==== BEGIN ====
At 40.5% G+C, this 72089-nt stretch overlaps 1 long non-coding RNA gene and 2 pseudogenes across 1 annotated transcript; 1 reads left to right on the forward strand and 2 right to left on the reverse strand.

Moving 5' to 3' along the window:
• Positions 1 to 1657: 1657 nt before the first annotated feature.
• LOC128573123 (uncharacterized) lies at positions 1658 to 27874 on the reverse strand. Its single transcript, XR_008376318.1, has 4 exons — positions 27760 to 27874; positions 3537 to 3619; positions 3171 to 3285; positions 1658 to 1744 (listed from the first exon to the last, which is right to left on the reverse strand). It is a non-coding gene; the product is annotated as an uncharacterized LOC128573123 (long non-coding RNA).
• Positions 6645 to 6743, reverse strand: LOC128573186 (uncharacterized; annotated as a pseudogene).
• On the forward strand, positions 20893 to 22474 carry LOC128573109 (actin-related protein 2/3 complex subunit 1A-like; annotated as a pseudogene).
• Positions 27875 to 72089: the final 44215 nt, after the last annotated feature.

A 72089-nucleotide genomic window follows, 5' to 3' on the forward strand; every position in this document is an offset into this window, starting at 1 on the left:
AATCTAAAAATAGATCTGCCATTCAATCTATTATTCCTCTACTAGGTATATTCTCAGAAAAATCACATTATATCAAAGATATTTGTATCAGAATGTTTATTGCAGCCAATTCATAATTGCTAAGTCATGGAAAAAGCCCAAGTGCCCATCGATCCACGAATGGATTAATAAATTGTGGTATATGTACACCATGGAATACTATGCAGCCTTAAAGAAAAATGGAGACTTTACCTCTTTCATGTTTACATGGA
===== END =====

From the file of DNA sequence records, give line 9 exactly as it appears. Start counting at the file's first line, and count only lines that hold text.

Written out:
AATCTAAAAATAGATCTGCCATTCAATCTATTATTCCTCTACTAGGTATATTCTCAGAAAAATCACATTATATCAAAGATATTTGTATCAGAATGTTTATTGCAGCCAATTCATAATTGCTAAGTCATGGAAAAAGCCCAAGTGCCCATCGATCCACGAATGGATTAATAAATTGTGGTATATGTACACCATGGAATACTATGCAGCCTTAAAGAAAAATGGAGACTTTACCTCTTTCATGTTTACATGGA